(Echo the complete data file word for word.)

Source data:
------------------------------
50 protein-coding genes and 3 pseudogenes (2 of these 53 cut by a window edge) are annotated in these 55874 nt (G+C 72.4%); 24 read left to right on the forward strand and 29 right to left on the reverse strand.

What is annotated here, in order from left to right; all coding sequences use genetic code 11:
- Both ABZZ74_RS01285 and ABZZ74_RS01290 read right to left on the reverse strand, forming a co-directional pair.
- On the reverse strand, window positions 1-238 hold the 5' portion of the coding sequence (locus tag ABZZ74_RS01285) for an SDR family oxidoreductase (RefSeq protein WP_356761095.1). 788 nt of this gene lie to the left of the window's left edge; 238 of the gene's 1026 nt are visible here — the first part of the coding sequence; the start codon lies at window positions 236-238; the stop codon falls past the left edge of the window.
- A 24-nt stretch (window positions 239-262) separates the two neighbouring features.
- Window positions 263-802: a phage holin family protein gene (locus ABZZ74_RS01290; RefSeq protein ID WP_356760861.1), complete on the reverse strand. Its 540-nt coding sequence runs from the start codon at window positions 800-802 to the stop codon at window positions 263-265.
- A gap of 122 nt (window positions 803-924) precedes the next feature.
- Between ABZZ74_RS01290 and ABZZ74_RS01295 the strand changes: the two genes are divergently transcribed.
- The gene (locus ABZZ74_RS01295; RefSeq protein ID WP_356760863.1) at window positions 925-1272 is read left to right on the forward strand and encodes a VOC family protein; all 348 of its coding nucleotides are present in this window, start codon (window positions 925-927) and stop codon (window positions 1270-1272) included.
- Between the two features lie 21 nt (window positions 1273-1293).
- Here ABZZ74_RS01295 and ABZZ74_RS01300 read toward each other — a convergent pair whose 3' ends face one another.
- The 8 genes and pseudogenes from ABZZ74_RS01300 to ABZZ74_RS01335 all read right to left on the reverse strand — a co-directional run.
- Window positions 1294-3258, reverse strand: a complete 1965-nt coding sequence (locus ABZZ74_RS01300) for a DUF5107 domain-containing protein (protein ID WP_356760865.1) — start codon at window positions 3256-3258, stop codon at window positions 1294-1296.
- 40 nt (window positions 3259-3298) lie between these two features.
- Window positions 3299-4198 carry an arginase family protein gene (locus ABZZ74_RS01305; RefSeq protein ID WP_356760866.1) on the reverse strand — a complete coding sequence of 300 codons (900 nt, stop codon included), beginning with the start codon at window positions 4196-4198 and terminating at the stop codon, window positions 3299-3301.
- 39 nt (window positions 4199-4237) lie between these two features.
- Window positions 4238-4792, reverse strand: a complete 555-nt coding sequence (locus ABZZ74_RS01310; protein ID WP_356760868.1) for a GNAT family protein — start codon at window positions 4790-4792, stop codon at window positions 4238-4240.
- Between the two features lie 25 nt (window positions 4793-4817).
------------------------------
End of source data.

50 protein-coding genes and 3 pseudogenes (2 of these 53 cut by a window edge) are annotated in these 55874 nt (G+C 72.4%); 24 read left to right on the forward strand and 29 right to left on the reverse strand.

What is annotated here, in order from left to right; all coding sequences use genetic code 11:
- Both ABZZ74_RS01285 and ABZZ74_RS01290 read right to left on the reverse strand, forming a co-directional pair.
- On the reverse strand, window positions 1-238 hold the 5' portion of the coding sequence (locus tag ABZZ74_RS01285) for an SDR family oxidoreductase (RefSeq protein WP_356761095.1). 788 nt of this gene lie to the left of the window's left edge; 238 of the gene's 1026 nt are visible here — the first part of the coding sequence; the start codon lies at window positions 236-238; the stop codon falls past the left edge of the window.
- A 24-nt stretch (window positions 239-262) separates the two neighbouring features.
- Window positions 263-802: a phage holin family protein gene (locus ABZZ74_RS01290; RefSeq protein ID WP_356760861.1), complete on the reverse strand. Its 540-nt coding sequence runs from the start codon at window positions 800-802 to the stop codon at window positions 263-265.
- A gap of 122 nt (window positions 803-924) precedes the next feature.
- Between ABZZ74_RS01290 and ABZZ74_RS01295 the strand changes: the two genes are divergently transcribed.
- The gene (locus ABZZ74_RS01295; RefSeq protein ID WP_356760863.1) at window positions 925-1272 is read left to right on the forward strand and encodes a VOC family protein; all 348 of its coding nucleotides are present in this window, start codon (window positions 925-927) and stop codon (window positions 1270-1272) included.
- Between the two features lie 21 nt (window positions 1273-1293).
- Here ABZZ74_RS01295 and ABZZ74_RS01300 read toward each other — a convergent pair whose 3' ends face one another.
- The 8 genes and pseudogenes from ABZZ74_RS01300 to ABZZ74_RS01335 all read right to left on the reverse strand — a co-directional run.
- Window positions 1294-3258, reverse strand: a complete 1965-nt coding sequence (locus ABZZ74_RS01300) for a DUF5107 domain-containing protein (protein ID WP_356760865.1) — start codon at window positions 3256-3258, stop codon at window positions 1294-1296.
- 40 nt (window positions 3259-3298) lie between these two features.
- Window positions 3299-4198 carry an arginase family protein gene (locus ABZZ74_RS01305; RefSeq protein ID WP_356760866.1) on the reverse strand — a complete coding sequence of 300 codons (900 nt, stop codon included), beginning with the start codon at window positions 4196-4198 and terminating at the stop codon, window positions 3299-3301.
- 39 nt (window positions 4199-4237) lie between these two features.
- Window positions 4238-4792, reverse strand: a complete 555-nt coding sequence (locus ABZZ74_RS01310; protein ID WP_356760868.1) for a GNAT family protein — start codon at window positions 4790-4792, stop codon at window positions 4238-4240.
- Between the two features lie 25 nt (window positions 4793-4817).